Business — Banking — Management — Marketing & Sales

Characteristics of successful EIS implementation

Category: Information Systems

Find an Appropriate ‘Executive Champion’

EIS projects that succeed do so because at least one member of the senior management team agrees to ‘champion’ the project. The executive champion need not fully understand the technical issues but must be a person who works closely with the senior management team and understands their needs, work styles and current methods of obtaining organisational information. The champion’s commitment must include a willingness to set aside time for reviewing prototypes and implementation plans, influencing and coaching other members of the senior management team and suggesting modifications and enhancements to the system.

Deliver a Simple Prototype Quickly

Executives judge a new EIS on the basis of how easy it is to use and how relevant is the information in the system to the current strategic issues in the organisation. As a result, the best EIS projects begin as a simple prototype, delivered quickly, that provides data about at least one critical issue. If the information delivered is worth the hassle of learning the system, a flurry of requirements will soon be generated by executives who like what they see and want more. These requests are the best way to plan an EIS that truly supports the organisation and are more valuable than months of planning by a consultant or analyst.

One caveat concerning the simple prototype approach is that executive requests will quickly scatter to questions of curiosity rather than strategy in an organisation where strategic direction and objectives are not clearly defined. A number of methods are available to support executives in defining business objectives and linking them to performance monitors in an EIS. These are discussed further in the section on EIS and Organisational Objectives below.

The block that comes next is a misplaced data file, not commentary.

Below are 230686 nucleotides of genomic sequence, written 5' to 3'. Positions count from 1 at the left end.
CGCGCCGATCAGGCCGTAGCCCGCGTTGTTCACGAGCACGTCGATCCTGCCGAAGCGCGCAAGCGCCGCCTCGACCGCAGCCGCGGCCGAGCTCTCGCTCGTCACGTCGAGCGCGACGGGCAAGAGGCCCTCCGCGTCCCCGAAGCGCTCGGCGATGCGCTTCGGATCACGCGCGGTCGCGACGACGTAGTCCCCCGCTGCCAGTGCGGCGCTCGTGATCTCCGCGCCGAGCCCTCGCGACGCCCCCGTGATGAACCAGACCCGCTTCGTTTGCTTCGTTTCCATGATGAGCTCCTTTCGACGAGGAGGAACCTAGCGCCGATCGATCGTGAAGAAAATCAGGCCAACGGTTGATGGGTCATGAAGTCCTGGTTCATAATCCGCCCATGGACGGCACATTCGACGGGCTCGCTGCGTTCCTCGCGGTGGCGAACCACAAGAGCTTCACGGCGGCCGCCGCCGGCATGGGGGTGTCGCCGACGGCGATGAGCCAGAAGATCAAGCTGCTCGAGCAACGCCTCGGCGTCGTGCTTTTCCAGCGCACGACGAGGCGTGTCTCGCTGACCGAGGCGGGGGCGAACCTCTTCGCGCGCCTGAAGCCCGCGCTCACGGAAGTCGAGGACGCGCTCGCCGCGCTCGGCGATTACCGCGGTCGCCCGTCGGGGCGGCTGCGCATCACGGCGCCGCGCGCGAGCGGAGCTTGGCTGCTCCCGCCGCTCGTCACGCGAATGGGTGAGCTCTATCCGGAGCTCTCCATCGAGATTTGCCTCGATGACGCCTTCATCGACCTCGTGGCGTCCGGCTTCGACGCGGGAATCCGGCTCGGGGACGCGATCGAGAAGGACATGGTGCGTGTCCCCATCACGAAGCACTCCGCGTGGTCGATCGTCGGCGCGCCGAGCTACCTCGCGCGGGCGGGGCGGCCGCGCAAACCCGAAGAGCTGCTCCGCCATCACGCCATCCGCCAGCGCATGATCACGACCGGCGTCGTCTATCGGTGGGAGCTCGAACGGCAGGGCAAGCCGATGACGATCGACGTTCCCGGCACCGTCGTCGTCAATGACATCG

Involve Your Information Systems Department

In some organizations, the motivation for an EIS project arises in the business units independent of the traditional information systems (IS) organisation. Consultants may be called in or managers and analysts in the business units may take start the project without consulting or involving IS. This is a serious mistake. Executive Information Systems rely entirely on the information contained in the systems created and maintained by this department. IS professionals know best what information is available in an organization’s systems and how to get it. They must be involved in the team. Involvement in such a project can also be beneficial to IS by giving them a more strategic perspective on how their work influences the organisation.

Communicate & Train to Overcome Resistance

A final characteristic of successful EIS implementation is that of communication. Executive Information Systems have the potential to drastically alter the prevailing patterns of organisational communication and thus will often be met with resistance. Some of this resistance is simply a matter of a lack of knowledge. Training on how to use statistics and performance measures can help. However, resistance can also be rooted in fear, insecurity and cynicism. These attitudes can only be influenced by a strong and vocal executive champion who consistently reinforces the purpose of the system and directs the attention of the executive group away from unproductive and punitive behaviors.

« ||| »

Tagged as:

Comments are closed.